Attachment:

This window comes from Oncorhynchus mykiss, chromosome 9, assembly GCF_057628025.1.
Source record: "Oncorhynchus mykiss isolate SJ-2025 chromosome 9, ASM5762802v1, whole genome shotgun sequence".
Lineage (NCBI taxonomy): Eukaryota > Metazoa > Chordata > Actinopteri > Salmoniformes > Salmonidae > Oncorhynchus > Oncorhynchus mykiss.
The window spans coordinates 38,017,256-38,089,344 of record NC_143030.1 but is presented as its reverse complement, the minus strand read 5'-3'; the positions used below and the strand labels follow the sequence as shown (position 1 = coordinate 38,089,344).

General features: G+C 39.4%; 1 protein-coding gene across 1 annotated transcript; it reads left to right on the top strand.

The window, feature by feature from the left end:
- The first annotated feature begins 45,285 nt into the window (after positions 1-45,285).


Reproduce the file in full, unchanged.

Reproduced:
This window comes from Oncorhynchus mykiss, chromosome 9, assembly GCF_057628025.1.
Source record: "Oncorhynchus mykiss isolate SJ-2025 chromosome 9, ASM5762802v1, whole genome shotgun sequence".
Lineage (NCBI taxonomy): Eukaryota > Metazoa > Chordata > Actinopteri > Salmoniformes > Salmonidae > Oncorhynchus > Oncorhynchus mykiss.
The window spans coordinates 38,017,256-38,089,344 of record NC_143030.1 but is presented as its reverse complement, the minus strand read 5'-3'; the positions used below and the strand labels follow the sequence as shown (position 1 = coordinate 38,089,344).

General features: G+C 39.4%; 1 protein-coding gene across 1 annotated transcript; it reads left to right on the top strand.

The window, feature by feature from the left end:
- The first annotated feature begins 45,285 nt into the window (after positions 1-45,285).